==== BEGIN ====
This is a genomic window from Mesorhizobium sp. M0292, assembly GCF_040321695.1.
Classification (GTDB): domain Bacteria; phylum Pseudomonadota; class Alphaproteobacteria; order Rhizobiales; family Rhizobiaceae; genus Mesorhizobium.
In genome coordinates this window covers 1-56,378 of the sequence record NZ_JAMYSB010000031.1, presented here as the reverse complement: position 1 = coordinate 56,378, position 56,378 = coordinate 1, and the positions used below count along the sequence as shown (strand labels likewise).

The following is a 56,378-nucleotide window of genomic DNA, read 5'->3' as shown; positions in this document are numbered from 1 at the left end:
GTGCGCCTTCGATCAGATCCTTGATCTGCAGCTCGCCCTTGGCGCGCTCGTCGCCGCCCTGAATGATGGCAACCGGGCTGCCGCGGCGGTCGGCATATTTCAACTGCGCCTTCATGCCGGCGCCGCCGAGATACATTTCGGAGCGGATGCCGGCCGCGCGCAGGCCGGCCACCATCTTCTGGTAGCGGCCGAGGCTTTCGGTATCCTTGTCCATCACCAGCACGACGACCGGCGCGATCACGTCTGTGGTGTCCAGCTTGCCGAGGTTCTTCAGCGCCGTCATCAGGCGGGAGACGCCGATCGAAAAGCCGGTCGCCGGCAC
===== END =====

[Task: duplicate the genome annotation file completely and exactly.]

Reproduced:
This is a genomic window from Mesorhizobium sp. M0292, assembly GCF_040321695.1.
Classification (GTDB): domain Bacteria; phylum Pseudomonadota; class Alphaproteobacteria; order Rhizobiales; family Rhizobiaceae; genus Mesorhizobium.
In genome coordinates this window covers 1-56,378 of the sequence record NZ_JAMYSB010000031.1, presented here as the reverse complement: position 1 = coordinate 56,378, position 56,378 = coordinate 1, and the positions used below count along the sequence as shown (strand labels likewise).

The following is a 56,378-nucleotide window of genomic DNA, read 5'->3' as shown; positions in this document are numbered from 1 at the left end:
GTGCGCCTTCGATCAGATCCTTGATCTGCAGCTCGCCCTTGGCGCGCTCGTCGCCGCCCTGAATGATGGCAACCGGGCTGCCGCGGCGGTCGGCATATTTCAACTGCGCCTTCATGCCGGCGCCGCCGAGATACATTTCGGAGCGGATGCCGGCCGCGCGCAGGCCGGCCACCATCTTCTGGTAGCGGCCGAGGCTTTCGGTATCCTTGTCCATCACCAGCACGACGACCGGCGCGATCACGTCTGTGGTGTCCAGCTTGCCGAGGTTCTTCAGCGCCGTCATCAGGCGGGAGACGCCGATCGAAAAGCCGGTCGCCGGCAC